Statistical and structural analysis and data visualization tools

Statistical analysis and graph design were performed with GraphPad Prism Version 9.3.1 (GraphPad Software, LLC). Heatmap analysis was generated with RStudio Version 2022.02.0+443 “Prairie Trillium” including the packages tidyverse (47) and cowplot (48). Prinicpal component analysis (PCA) was created with the packages FactoMineR (49), factoextra (50) and corrplot (51). Clustal Omega (52) was used for multiple sequence alignments and for the creation of phylogenetic trees by neighbor joining.

In silico structure modeling of proteins was performed using AlphaFold2 (53). Structures were analyzed with CASTp 3.0 (54) and PISA (55). Chemical structures were created with ChemDraw JS (PerkinElmer Informatics).

Results

Recombinant allergens are of high quality in terms of purity and IgE-binding

We selected major respiratory allergens derived from common furry pets to investigate their ligand-binding properties. In total, we chose eight allergens derived from four pet species: dog (Can f 1, Can f 6), cat (Fel d 1, Fel d 4), rabbit (Ory c 2, Ory c 3) and guinea pig (Cav p 1.0101, Cav p 1.0201). Six of the allergens are lipocalins, whereas Fel d 1 and Ory c 3 are members of the secretoglobin family. Lipocalin-1 (LCN1), also known as tear lipocalin or von Ebner's gland (VEG) protein, was used as a control for a human homologous non-allergenic lipocalin.

Allergens were produced as recombinant proteins containing a C-terminal polyhistidine tag in the E. coli strain Rosetta-gami 2 to enhance disulphide bond formation. Allergens were purified by immobilized metal ion affinity chromatography with subsequent anion exchange chromatography. This 2-step approach resulted in allergen preparations of high purity as confirmed by SDS-PAGE followed by silver staining and mass spectrometry (Figure 1A). Allergen bands appeared between 16 and 27 kDa. Allergens formed single bands except for cat lipocalin Fel d 4 showing a clear double band pattern that matched the mass spectrometry results. Peptide mass finger printing (PMF) of cat secretoglobin Fel d 1 revealed progressive C-terminal degradation, which was also seen during SDS-PAGE appearing as faint bands in the lower masses.

FIGURE 1
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Figure 1. Recombinant allergens are of high purity and show a comparable IgE-binding to their native counterpart. (A) SDS-PAGE and silver stain of eight purified recombinant mammalian respiratory allergens and the human homolog LCN1 (200 ng protein per well). Intact masses and amino acid sequence identity of recombinant allergens and LCN1 were analyzed by mass spectrometry. (B) Comparison of specific IgE-binding of allergic patient sera to recombinant allergens and their native counterpart by ELISA (n = 9–13 patients). Median IgE-reactivity was compared between the recombinant and the native form by Multiple Mann-Whitney test (**P-value = 0.0028). Statistical analysis using Wilcoxon matched-pairs signed rank test between recombinant and native allergens resulted in no discoveries [FDR (Q) = 1%]. No native Fel d 4 was available. Lower limit of detection (LOD) ≤ 0.32 kU/L.

For most allergens, native molecules were available and IgE-binding of the recombinant allergens was compared to the IgE-binding of native allergens, using sera from patients sensitized to cat, dog, guinea-pig or rabbit. Recombinant allergens showed a similar IgE-reactivity compared to their native counterparts in ELISA measurements, indicating the presence of well-structured allergens with functional IgE-epitopes (Figure 1B). All native allergens were of high purity, except for native Can f 6 (nCan f 6), which contained ~20% of impurities (data not shown). The significantly lower IgE-reactivity from five out of ten patient sera to nCan f 6 compared to the recombinant form could be explained by the lower nCan f 6 content caused by the impurities in the nCan f 6 pool. Native Cav p 1 was only available as a mixture of both isoallergens, nCav p 1.0101 and nCav p 1.0201.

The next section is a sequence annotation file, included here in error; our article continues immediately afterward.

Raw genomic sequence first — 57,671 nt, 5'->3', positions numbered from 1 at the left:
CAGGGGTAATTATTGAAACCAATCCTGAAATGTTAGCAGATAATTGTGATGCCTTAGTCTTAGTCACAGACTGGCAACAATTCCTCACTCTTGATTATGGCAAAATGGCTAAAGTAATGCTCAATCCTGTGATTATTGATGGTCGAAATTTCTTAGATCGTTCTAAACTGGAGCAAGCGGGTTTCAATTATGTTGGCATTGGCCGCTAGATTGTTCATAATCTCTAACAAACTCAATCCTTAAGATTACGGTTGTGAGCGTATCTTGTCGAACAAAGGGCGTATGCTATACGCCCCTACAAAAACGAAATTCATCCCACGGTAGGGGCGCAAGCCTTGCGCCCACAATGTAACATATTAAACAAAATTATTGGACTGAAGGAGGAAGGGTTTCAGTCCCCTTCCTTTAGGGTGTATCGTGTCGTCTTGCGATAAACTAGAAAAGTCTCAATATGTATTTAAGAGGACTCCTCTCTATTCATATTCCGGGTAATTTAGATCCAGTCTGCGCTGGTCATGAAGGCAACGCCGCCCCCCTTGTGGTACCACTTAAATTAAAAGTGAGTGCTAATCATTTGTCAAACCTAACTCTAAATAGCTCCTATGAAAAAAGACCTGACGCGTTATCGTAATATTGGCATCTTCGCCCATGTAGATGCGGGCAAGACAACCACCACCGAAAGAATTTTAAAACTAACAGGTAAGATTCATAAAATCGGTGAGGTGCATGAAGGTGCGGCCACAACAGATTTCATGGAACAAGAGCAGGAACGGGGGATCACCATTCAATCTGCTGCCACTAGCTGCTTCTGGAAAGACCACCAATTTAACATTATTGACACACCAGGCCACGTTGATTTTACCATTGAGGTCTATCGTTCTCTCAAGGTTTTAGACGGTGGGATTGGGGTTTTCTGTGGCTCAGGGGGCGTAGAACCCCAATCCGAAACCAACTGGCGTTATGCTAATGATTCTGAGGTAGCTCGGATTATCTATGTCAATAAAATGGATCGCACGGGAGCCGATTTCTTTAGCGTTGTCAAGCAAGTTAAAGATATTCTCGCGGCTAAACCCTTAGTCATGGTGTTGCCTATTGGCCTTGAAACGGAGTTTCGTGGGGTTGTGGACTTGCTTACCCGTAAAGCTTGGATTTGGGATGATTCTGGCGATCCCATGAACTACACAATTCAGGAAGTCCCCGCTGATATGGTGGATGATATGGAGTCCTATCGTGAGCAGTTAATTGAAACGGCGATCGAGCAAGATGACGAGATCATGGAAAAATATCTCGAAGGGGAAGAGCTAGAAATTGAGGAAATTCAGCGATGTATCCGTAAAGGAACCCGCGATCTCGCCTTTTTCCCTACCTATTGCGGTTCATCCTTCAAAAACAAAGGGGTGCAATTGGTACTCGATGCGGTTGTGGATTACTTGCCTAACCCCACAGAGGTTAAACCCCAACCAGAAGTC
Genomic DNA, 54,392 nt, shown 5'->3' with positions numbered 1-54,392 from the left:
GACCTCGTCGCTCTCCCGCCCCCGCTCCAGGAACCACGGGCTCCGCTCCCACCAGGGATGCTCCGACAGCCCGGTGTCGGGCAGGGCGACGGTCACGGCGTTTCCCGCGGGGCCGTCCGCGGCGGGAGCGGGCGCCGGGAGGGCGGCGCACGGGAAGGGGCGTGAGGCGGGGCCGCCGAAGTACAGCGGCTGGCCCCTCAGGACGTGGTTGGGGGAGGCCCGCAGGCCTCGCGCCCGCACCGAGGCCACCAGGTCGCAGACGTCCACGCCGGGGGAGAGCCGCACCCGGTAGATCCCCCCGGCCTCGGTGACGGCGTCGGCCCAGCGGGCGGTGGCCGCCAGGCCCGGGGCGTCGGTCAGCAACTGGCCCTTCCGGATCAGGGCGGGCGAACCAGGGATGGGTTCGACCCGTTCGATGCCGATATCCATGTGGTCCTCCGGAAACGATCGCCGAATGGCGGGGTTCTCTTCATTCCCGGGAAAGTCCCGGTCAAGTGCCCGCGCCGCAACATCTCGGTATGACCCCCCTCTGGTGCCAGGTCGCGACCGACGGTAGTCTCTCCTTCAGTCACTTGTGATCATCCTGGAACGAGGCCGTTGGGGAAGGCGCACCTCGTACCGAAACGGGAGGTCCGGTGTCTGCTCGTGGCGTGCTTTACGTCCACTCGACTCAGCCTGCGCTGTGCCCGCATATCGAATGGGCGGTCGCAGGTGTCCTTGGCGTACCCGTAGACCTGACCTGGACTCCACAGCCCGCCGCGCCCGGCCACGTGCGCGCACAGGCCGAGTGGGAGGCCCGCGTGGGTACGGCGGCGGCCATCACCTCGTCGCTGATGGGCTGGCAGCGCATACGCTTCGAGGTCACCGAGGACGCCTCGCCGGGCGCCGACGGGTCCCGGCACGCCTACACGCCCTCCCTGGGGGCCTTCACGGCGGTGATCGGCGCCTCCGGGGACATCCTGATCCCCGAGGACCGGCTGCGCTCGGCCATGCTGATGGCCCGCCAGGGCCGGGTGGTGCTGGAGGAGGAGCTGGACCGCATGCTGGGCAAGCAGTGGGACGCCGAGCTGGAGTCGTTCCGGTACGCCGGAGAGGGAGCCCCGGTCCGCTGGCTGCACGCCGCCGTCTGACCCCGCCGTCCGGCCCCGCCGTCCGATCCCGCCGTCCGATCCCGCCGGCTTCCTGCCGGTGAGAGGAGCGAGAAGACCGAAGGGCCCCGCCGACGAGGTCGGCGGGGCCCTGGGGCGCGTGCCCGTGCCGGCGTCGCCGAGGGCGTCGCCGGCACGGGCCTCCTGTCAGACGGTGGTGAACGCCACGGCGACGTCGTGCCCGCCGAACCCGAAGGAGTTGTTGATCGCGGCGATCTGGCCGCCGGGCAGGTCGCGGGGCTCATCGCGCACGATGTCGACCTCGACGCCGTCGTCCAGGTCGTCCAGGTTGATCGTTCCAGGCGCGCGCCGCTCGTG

We confirmed the identity, purity and IgE-binding of our recombinant allergens, thus providing the source material of highest quality for analyzing the structure and ligand binding properties of mammalian respiratory allergens in fluorescence quenching assays.

Crystallographic structure of Cav p 1.0101

The existence of two closely related Cav p 1 isoallergens (amino acid identity 82.5%) in guinea-pig and the fact that Cav p 1.0201 is a specific marker of allergy to guinea-pig with an amino acid identity to other known animal allergens below 47% (39), prompted us to determine the structure of the isoallergens. We could solve the crystallographic structure of Cav p 1.0101 at 3.7 Å. The crystal belongs to the P212121 space group with five molecules in the asymmetric unit. In the crystal, these molecules are organized as a stacking of helical superstructure with five molecules per turn along the a-axis (Figures 2A,B). The Cav p 1.0101 structure is characterized by Rwork and Rfree values of 25.6 and 26.2%, respectively (Supplementary Table 1) and contains residues 4 to 150. The first three residues as well as the last seven, which include the His6-Tag could not be built because of a lack of electron density. The interface between monomers covers an average area of 654 Å2 that is not considered stable in solution according to PISA (55).

FIGURE 2
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Figure 2. Cav p 1.0101 crystal structure. (A,B) Cartoon representation of Cav p 1.0101 in two perpendicular orientations highlighting the stacking of helices observed in the crystal, with the five monomers of one asymmetric unit in bright colors. (C) Overall fold of Cav p 1.0101 with α-helix in blue and β-strands in green. (D) Same representation as (C) with residues defining the central cavity shown as sticks, the β5β6 loop is in red, and the electron density (Fo-Fc map at 2 sigma level) observed in central cavity of monomer E as a black mesh.